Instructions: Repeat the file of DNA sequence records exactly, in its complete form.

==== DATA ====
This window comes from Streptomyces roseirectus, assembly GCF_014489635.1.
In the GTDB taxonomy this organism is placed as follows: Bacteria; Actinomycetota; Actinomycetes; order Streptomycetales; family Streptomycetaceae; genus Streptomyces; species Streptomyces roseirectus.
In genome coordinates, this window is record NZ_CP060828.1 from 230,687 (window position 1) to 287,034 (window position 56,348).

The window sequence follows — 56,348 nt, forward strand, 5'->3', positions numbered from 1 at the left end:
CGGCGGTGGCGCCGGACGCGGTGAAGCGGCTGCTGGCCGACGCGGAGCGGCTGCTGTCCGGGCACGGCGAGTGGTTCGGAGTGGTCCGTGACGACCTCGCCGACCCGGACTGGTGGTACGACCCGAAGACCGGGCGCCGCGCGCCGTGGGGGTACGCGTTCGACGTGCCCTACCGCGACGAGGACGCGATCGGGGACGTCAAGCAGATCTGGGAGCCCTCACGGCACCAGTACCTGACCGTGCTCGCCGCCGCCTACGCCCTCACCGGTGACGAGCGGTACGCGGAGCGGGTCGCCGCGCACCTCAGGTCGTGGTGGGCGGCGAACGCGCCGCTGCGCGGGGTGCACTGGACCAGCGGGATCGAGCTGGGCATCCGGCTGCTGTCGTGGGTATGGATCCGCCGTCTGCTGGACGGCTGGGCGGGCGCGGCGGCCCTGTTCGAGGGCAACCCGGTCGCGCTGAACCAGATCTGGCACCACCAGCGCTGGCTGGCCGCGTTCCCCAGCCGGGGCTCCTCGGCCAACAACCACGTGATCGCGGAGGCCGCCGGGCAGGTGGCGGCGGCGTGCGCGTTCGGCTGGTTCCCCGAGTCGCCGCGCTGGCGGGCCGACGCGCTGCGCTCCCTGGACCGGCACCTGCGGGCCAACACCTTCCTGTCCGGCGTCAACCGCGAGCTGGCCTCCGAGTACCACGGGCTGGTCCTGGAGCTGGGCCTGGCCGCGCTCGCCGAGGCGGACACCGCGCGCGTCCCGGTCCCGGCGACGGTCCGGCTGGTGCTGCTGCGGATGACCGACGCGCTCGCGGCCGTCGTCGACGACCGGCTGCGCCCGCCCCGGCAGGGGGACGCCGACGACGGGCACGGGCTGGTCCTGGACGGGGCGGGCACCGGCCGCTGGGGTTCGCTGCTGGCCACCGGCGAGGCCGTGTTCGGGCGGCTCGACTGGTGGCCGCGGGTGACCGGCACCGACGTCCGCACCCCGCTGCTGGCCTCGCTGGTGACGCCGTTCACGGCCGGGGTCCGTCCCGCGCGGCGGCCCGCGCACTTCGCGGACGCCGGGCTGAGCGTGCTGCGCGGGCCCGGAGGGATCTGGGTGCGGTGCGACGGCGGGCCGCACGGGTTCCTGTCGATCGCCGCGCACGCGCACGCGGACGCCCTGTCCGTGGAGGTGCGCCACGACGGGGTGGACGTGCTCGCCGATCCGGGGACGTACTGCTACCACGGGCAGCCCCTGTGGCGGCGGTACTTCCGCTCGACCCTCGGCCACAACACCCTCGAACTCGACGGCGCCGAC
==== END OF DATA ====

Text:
This window comes from Streptomyces roseirectus, assembly GCF_014489635.1.
In the GTDB taxonomy this organism is placed as follows: Bacteria; Actinomycetota; Actinomycetes; order Streptomycetales; family Streptomycetaceae; genus Streptomyces; species Streptomyces roseirectus.
In genome coordinates, this window is record NZ_CP060828.1 from 230,687 (window position 1) to 287,034 (window position 56,348).

The window sequence follows — 56,348 nt, forward strand, 5'->3', positions numbered from 1 at the left end:
CGGCGGTGGCGCCGGACGCGGTGAAGCGGCTGCTGGCCGACGCGGAGCGGCTGCTGTCCGGGCACGGCGAGTGGTTCGGAGTGGTCCGTGACGACCTCGCCGACCCGGACTGGTGGTACGACCCGAAGACCGGGCGCCGCGCGCCGTGGGGGTACGCGTTCGACGTGCCCTACCGCGACGAGGACGCGATCGGGGACGTCAAGCAGATCTGGGAGCCCTCACGGCACCAGTACCTGACCGTGCTCGCCGCCGCCTACGCCCTCACCGGTGACGAGCGGTACGCGGAGCGGGTCGCCGCGCACCTCAGGTCGTGGTGGGCGGCGAACGCGCCGCTGCGCGGGGTGCACTGGACCAGCGGGATCGAGCTGGGCATCCGGCTGCTGTCGTGGGTATGGATCCGCCGTCTGCTGGACGGCTGGGCGGGCGCGGCGGCCCTGTTCGAGGGCAACCCGGTCGCGCTGAACCAGATCTGGCACCACCAGCGCTGGCTGGCCGCGTTCCCCAGCCGGGGCTCCTCGGCCAACAACCACGTGATCGCGGAGGCCGCCGGGCAGGTGGCGGCGGCGTGCGCGTTCGGCTGGTTCCCCGAGTCGCCGCGCTGGCGGGCCGACGCGCTGCGCTCCCTGGACCGGCACCTGCGGGCCAACACCTTCCTGTCCGGCGTCAACCGCGAGCTGGCCTCCGAGTACCACGGGCTGGTCCTGGAGCTGGGCCTGGCCGCGCTCGCCGAGGCGGACACCGCGCGCGTCCCGGTCCCGGCGACGGTCCGGCTGGTGCTGCTGCGGATGACCGACGCGCTCGCGGCCGTCGTCGACGACCGGCTGCGCCCGCCCCGGCAGGGGGACGCCGACGACGGGCACGGGCTGGTCCTGGACGGGGCGGGCACCGGCCGCTGGGGTTCGCTGCTGGCCACCGGCGAGGCCGTGTTCGGGCGGCTCGACTGGTGGCCGCGGGTGACCGGCACCGACGTCCGCACCCCGCTGCTGGCCTCGCTGGTGACGCCGTTCACGGCCGGGGTCCGTCCCGCGCGGCGGCCCGCGCACTTCGCGGACGCCGGGCTGAGCGTGCTGCGCGGGCCCGGAGGGATCTGGGTGCGGTGCGACGGCGGGCCGCACGGGTTCCTGTCGATCGCCGCGCACGCGCACGCGGACGCCCTGTCCGTGGAGGTGCGCCACGACGGGGTGGACGTGCTCGCCGATCCGGGGACGTACTGCTACCACGGGCAGCCCCTGTGGCGGCGGTACTTCCGCTCGACCCTCGGCCACAACACCCTCGAACTCGACGGCGCCGAC